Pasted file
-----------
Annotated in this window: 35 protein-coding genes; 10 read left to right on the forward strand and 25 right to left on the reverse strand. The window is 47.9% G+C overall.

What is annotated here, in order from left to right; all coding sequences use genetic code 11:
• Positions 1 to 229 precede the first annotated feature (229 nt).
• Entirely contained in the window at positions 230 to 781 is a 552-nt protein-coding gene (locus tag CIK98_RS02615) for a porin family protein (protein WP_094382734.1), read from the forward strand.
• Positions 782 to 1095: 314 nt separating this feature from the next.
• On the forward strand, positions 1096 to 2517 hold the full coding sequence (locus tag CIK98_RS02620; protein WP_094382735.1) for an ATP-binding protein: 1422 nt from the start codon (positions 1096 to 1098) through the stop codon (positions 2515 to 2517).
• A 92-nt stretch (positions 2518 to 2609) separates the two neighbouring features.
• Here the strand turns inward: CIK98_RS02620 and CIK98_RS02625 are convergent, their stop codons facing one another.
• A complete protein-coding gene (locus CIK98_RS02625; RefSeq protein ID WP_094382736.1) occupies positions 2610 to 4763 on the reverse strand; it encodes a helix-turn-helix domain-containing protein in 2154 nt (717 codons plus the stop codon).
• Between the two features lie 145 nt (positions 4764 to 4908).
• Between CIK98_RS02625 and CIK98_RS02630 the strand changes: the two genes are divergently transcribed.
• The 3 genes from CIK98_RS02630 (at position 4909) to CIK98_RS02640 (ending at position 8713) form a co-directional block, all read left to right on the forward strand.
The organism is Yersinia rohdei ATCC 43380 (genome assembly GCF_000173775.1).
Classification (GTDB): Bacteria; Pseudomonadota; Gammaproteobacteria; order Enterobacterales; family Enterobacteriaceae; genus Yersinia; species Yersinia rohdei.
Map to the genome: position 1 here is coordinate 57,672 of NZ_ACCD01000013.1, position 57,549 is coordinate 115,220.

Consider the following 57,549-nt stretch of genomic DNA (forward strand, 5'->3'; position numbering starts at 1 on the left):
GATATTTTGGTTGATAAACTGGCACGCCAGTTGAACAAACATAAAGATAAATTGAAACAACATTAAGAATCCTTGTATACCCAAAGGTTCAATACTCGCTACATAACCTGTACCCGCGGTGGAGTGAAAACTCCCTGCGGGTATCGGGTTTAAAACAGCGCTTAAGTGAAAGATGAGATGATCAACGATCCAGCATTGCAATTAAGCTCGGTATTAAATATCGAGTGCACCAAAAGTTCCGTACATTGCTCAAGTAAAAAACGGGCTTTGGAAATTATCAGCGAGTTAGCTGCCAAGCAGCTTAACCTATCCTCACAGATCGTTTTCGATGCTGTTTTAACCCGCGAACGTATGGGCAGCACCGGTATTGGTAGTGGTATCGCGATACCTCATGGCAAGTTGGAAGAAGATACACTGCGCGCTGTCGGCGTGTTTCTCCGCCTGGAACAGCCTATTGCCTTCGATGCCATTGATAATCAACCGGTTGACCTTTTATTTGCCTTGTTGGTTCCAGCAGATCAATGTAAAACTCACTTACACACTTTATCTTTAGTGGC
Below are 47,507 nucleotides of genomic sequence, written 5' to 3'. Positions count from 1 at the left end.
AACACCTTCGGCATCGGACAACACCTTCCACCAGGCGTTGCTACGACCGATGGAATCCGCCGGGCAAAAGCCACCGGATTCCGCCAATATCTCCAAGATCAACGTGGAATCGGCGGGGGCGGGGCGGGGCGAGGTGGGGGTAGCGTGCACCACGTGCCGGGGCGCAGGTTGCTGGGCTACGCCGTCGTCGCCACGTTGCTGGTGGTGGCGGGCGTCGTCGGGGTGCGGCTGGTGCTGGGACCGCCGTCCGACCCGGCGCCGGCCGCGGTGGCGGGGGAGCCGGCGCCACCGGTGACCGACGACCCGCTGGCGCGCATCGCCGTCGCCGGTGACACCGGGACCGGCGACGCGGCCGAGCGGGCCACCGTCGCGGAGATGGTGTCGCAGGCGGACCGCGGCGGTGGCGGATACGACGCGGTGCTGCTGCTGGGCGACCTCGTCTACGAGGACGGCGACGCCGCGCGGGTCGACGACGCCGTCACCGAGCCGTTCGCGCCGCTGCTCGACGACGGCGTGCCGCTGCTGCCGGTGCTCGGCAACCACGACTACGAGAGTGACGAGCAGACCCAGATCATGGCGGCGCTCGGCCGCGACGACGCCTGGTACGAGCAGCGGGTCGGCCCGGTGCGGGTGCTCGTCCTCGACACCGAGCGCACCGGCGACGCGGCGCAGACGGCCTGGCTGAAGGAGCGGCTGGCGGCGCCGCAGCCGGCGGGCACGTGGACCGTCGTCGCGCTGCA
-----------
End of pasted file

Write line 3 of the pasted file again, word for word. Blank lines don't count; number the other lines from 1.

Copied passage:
• Positions 1 to 229 precede the first annotated feature (229 nt).